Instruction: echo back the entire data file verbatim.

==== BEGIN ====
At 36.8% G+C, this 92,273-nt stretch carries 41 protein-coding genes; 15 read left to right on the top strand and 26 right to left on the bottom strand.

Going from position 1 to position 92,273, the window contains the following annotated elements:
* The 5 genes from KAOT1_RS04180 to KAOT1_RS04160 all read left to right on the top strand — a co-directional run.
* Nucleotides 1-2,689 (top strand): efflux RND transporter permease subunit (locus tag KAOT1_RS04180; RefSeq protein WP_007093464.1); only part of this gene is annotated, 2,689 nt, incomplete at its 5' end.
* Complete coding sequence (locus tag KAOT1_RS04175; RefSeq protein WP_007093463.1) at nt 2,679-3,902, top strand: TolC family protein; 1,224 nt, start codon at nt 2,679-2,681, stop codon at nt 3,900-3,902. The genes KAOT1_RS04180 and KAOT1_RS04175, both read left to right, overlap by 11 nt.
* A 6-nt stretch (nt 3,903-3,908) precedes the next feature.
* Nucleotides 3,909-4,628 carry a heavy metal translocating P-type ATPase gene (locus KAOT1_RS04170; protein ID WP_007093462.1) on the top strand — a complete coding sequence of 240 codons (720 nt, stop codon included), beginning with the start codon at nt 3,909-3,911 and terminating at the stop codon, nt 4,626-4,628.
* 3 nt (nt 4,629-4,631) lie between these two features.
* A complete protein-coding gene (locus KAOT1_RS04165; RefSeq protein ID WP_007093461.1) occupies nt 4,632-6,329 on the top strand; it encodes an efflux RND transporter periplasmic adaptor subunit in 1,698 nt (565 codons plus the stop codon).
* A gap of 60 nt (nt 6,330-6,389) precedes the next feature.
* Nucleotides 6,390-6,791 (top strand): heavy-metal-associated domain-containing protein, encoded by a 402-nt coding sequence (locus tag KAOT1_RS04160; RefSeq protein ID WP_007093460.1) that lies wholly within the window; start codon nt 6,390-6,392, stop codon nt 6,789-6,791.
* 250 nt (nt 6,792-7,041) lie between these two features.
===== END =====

At 36.8% G+C, this 92,273-nt stretch carries 41 protein-coding genes; 15 read left to right on the top strand and 26 right to left on the bottom strand.

Going from position 1 to position 92,273, the window contains the following annotated elements:
* The 5 genes from KAOT1_RS04180 to KAOT1_RS04160 all read left to right on the top strand — a co-directional run.
* Nucleotides 1-2,689 (top strand): efflux RND transporter permease subunit (locus tag KAOT1_RS04180; RefSeq protein WP_007093464.1); only part of this gene is annotated, 2,689 nt, incomplete at its 5' end.
* Complete coding sequence (locus tag KAOT1_RS04175; RefSeq protein WP_007093463.1) at nt 2,679-3,902, top strand: TolC family protein; 1,224 nt, start codon at nt 2,679-2,681, stop codon at nt 3,900-3,902. The genes KAOT1_RS04180 and KAOT1_RS04175, both read left to right, overlap by 11 nt.
* A 6-nt stretch (nt 3,903-3,908) precedes the next feature.
* Nucleotides 3,909-4,628 carry a heavy metal translocating P-type ATPase gene (locus KAOT1_RS04170; protein ID WP_007093462.1) on the top strand — a complete coding sequence of 240 codons (720 nt, stop codon included), beginning with the start codon at nt 3,909-3,911 and terminating at the stop codon, nt 4,626-4,628.
* 3 nt (nt 4,629-4,631) lie between these two features.
* A complete protein-coding gene (locus KAOT1_RS04165; RefSeq protein ID WP_007093461.1) occupies nt 4,632-6,329 on the top strand; it encodes an efflux RND transporter periplasmic adaptor subunit in 1,698 nt (565 codons plus the stop codon).
* A gap of 60 nt (nt 6,330-6,389) precedes the next feature.
* Nucleotides 6,390-6,791 (top strand): heavy-metal-associated domain-containing protein, encoded by a 402-nt coding sequence (locus tag KAOT1_RS04160; RefSeq protein ID WP_007093460.1) that lies wholly within the window; start codon nt 6,390-6,392, stop codon nt 6,789-6,791.
* 250 nt (nt 6,792-7,041) lie between these two features.